You see, the current VET system focuses only on qualifications, not on workplace competence. The regulators and others will tell you that these are one and the same, but this only reveals how little they know. As any competent assessor will tell you, possession of a qualification does not equate to competent workplace performance. The only thing it reflects is that someone met the learning outcomes of a particular curriculum. So, if we are talking about competence as opposed to trained, we must accept that competence can only be demonstrated on the job, and in the context and conditions relevant to the individual applying, in the workplace, skills and knowledge that could have been learned anywhere.

To reiterate - such competence could have been learned while undertaking a course of training, or they might not have. They could have been gained through volunteer work, running a home business – or just running a home. They may have been learned by reading books, watching other workers, intuitively applying new ways of doing things, or sitting around a conference table talking to others. In other words – anywhere. And there is no curriculum in any country or language that can cover all of the contingencies and experiences that go to make up competent performance in the workplace.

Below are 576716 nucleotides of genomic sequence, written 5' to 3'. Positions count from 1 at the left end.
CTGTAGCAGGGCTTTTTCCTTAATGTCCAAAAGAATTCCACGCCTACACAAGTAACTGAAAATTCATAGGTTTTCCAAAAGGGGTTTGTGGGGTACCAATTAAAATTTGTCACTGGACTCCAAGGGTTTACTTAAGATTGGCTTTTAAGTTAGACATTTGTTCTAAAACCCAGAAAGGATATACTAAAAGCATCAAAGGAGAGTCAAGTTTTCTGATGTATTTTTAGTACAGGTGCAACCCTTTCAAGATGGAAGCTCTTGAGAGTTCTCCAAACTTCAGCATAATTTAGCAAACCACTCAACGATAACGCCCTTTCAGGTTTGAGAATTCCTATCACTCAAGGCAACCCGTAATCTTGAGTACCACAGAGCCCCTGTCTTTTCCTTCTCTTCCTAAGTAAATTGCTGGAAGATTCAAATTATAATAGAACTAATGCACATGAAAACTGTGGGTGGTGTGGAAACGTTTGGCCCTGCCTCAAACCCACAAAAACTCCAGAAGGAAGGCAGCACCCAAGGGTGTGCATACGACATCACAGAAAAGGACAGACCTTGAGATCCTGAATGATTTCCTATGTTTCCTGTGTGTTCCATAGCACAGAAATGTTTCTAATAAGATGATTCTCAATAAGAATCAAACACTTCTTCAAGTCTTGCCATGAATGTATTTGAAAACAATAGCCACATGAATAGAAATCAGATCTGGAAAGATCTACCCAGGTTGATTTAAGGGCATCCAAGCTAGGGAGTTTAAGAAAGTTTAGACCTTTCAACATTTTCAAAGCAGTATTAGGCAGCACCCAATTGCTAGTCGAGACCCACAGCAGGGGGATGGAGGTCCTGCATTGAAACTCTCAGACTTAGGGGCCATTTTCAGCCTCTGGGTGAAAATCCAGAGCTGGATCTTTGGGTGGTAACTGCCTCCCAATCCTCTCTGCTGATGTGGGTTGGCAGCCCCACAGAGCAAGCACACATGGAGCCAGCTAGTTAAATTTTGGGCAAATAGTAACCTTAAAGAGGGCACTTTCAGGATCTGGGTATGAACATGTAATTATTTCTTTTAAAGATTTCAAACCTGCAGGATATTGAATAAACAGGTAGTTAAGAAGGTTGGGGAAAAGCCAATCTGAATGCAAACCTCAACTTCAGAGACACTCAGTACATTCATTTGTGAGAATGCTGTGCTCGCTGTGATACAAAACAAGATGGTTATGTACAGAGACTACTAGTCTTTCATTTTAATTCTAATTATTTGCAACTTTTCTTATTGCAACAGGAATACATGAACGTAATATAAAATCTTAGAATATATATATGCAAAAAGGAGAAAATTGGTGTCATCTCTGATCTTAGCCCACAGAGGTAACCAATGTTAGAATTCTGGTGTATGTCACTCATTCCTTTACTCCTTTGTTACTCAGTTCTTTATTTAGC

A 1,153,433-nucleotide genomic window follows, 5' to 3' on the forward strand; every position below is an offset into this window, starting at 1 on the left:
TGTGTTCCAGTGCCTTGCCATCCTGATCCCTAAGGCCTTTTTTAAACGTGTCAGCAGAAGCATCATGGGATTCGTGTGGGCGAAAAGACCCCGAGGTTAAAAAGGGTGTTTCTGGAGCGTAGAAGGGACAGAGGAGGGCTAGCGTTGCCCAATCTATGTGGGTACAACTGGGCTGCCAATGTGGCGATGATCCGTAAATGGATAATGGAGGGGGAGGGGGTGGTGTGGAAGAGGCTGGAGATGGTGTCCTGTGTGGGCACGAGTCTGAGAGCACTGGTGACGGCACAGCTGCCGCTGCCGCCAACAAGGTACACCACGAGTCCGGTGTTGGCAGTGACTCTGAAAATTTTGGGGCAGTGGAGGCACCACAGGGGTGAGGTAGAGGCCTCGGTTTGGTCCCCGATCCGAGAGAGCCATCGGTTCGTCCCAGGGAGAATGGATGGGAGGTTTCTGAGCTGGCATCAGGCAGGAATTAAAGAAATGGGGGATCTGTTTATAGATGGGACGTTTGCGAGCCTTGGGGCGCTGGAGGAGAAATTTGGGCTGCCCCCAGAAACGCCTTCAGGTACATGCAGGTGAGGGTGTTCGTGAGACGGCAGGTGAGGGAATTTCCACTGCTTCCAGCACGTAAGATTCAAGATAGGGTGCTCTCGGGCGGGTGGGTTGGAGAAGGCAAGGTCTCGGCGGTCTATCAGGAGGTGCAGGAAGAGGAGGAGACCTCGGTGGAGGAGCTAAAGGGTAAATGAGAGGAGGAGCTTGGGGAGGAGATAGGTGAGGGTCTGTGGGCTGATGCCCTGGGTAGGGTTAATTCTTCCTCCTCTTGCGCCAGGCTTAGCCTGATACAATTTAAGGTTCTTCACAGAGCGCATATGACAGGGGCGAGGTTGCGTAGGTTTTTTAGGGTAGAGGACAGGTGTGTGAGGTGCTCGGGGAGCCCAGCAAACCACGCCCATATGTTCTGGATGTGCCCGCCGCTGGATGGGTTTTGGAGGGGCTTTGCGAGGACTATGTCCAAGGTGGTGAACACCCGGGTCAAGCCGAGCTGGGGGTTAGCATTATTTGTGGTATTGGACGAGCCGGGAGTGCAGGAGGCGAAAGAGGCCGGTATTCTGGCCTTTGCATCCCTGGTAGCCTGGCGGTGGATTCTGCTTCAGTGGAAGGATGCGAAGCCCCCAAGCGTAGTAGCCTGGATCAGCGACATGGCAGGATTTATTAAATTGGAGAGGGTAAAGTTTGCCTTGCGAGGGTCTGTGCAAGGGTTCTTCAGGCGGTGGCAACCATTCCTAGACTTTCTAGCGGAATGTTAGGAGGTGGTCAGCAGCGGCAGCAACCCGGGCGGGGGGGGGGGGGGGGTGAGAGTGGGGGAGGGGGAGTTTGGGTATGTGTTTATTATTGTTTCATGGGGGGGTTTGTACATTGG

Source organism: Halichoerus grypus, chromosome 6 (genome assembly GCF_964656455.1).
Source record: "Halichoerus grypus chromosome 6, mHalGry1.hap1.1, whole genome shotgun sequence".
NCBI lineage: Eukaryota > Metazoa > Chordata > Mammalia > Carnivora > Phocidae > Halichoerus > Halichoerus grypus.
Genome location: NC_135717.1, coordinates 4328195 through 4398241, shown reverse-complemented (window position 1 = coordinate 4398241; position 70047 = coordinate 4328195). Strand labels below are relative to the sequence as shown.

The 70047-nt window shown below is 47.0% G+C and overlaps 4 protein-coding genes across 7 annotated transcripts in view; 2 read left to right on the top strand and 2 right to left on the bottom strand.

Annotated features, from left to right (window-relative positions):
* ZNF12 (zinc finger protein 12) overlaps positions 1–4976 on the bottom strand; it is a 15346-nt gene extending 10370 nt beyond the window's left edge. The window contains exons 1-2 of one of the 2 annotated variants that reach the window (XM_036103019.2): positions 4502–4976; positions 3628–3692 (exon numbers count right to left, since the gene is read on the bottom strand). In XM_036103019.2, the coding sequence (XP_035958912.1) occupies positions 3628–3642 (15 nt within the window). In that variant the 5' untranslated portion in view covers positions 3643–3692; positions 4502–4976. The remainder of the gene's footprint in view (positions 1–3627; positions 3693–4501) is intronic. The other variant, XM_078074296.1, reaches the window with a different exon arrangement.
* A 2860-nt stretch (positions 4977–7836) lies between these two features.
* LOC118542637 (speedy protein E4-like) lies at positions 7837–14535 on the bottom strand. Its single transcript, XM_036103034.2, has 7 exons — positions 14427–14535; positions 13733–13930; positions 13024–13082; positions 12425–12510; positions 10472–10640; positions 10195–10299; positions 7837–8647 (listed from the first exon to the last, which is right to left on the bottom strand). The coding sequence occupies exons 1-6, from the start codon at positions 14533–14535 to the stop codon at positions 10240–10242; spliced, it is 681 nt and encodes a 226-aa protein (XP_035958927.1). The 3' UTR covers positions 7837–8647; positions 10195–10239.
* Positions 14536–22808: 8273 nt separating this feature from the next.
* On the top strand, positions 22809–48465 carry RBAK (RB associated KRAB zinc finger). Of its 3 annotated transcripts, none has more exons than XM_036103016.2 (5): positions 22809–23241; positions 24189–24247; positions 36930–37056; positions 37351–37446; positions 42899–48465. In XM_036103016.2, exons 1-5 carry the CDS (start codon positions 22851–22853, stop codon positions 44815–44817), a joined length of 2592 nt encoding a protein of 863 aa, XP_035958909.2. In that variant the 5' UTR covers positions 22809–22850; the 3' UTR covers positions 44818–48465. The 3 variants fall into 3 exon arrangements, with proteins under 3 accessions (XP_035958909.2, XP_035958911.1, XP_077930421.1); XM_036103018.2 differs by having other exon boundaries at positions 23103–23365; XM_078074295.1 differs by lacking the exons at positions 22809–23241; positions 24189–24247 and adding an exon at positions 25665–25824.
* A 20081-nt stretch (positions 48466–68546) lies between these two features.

So, what is the solution? Well, it depends. Do you want to be right or do you want to be happy? Or, do you want to be both?

In writing this piece I was reminded of another of my favourite Buckminster Fuller quotes: “Human beings always do the most intelligent things…after they’ve tried every stupid alternative and found that none of them work.” The current VET system doesn’t work – but nor was it meant to. Yes, there are many who feel (publicly at least) that we have the best VET system in the world, but that to me is like the champions of a fourth division softball league saying that they have the best softball team in the world. Yes, they do – but only the best fourth division team.

Let me put it this way, we are constantly told that Australia has the best Australian VET system in the world. This statement is only correct if we recognise that we have the best 'Australian' system in the world – including the VET system that Australia exports to other countries, in which case we have two best Australian systems in the world: The one we use ourselves and the one we use for other countries.